Eight Steps to Determine the Right Rugged Connectors for Your Harsh-Environment Application

By David Cianciolo | July 14, 2020

Designing for harsh-environment connectivity elicits a number of challenges. This guide will help you ask the right questions to determine the proper rugged connectors for your demanding application.

Rugged connectors are built for harsh-environment conditions. Both the internal and external components of rugged connectors are made to withstand challenging environments, including exposure to moisture or debris, shock and vibration, frequent mating and unmating, and even sterilization. These components aren’t one-size-fits-all; rugged connectors are built for a variety of applications, and requirements will vary depending on the operating environment.

Because rugged connectors are often used in military, medical, transportation, and other harsh-environment applications where risk must be minimalized, a careful evaluation and selection process is paramount to success. Adding to that pressure is the increased demand for devices to transmit more data using smaller connectors. Consider all variables when specifying rugged connectors for an application.

rugged connectors from Fischer

The Mini-ROV Observer 3.2 of SUBSEA TECH is a robot for deep sea inspection and includes several Fischer Core Series connectors custom engineered for marine and underwater applications.

Step 1: Understand Your Application 

To determine if you need a rugged connector, you must understand its intended function and the operating conditions it will endure. If the connector will be subjected to extreme temperatures, hazards ranging from water to dust and dirt, high mating cycles, or sterilization, it will need to be ruggedized. Rugged connectors are also critical for devices that have no margin for error.

Questions to ask at this stage:

  • In what type of environment will the connector be used? Will it be exposed to water, salt spray, or frequent washdowns?
  • Will it be exposed to extreme temperatures?
  • Does it need to withstand excessive vibration or pressure?
  • Will it need EMI shielding?
  • Must it meet specific standards, such as MIL-SPEC or ATEX?

Connectors can meet official industry standards through testing even if they don’t carry the official label. It’s up to designers to understand how a manufacturer specifies its connectors’ sealing specs, current ratings, and operating voltages. Review a product’s test standard to learn exactly how their testing was conducted.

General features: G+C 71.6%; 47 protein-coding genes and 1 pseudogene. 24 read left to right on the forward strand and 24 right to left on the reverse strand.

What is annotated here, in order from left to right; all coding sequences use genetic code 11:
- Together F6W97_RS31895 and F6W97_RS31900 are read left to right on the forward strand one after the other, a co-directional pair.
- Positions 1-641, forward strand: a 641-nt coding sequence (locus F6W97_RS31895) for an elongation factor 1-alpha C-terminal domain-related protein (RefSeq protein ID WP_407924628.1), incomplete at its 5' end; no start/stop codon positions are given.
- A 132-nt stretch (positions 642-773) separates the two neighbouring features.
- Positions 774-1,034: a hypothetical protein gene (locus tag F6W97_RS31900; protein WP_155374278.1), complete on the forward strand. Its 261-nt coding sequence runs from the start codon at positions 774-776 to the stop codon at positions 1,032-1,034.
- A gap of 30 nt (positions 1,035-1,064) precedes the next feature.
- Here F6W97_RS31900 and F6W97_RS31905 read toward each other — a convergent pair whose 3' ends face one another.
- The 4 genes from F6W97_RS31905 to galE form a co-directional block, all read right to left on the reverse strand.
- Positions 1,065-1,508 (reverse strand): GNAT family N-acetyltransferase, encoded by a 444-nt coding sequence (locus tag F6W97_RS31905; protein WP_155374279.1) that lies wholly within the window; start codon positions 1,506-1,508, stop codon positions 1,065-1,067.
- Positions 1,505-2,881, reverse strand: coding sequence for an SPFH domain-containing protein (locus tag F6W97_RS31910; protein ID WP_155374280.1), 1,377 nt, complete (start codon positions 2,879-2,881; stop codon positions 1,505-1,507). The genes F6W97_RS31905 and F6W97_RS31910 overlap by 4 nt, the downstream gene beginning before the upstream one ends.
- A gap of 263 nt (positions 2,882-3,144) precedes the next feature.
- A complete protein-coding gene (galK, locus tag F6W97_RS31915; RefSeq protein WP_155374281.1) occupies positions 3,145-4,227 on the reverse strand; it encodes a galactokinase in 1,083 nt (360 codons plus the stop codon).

Step 2: Evaluate Connector Basics

Every selection process should begin with an understanding of the electrical specifications.

Questions to ask at this stage:

  • What size contact is required to support the power and signal needs for the application?
  • Does the configuration of the contacts provide enough creepage and clearance for mixed power and signal?
  • Do I need to make adjustments for operating voltage based on environmental conditions?
  • How many contacts does the device need?

The size of the contact, as well as the size of the wire, determine how much electrical current an individual contact can carry. The voltage rating is dependent on contact spacing, insulation materials, and the geometry of the insulator used to isolate the contacts.

When reviewing specifications, pay particular attention to the temperature rise specification, which indicates how much heat will be dissipated at a specific current value, and the compatibility of the contact with the conductor size. This information is critical to preventing overheating, which is a common cause of premature connector failure.

Step 3: Consider Sterilization Methods

Sterilization comes into play in medical and laboratory applications and can be an important consideration as you select rugged connectors.

Questions to ask at this stage:

  • Which method of sterilization is most likely to be used: chemical, radiation, or steam autoclave sterilization?
  • Will temperature-stable or radiation-resistant materials be needed to survive the chosen sterilization method?
  • Should the connector be protected with a protective cap during sterilization or handling to prevent contact damage?

Some sterilization methods are corrosive and will require stainless steel connectors. Knowing the type of sterilization could impact material choice and protective accessories.

Step 4: Examine Your Need for Speed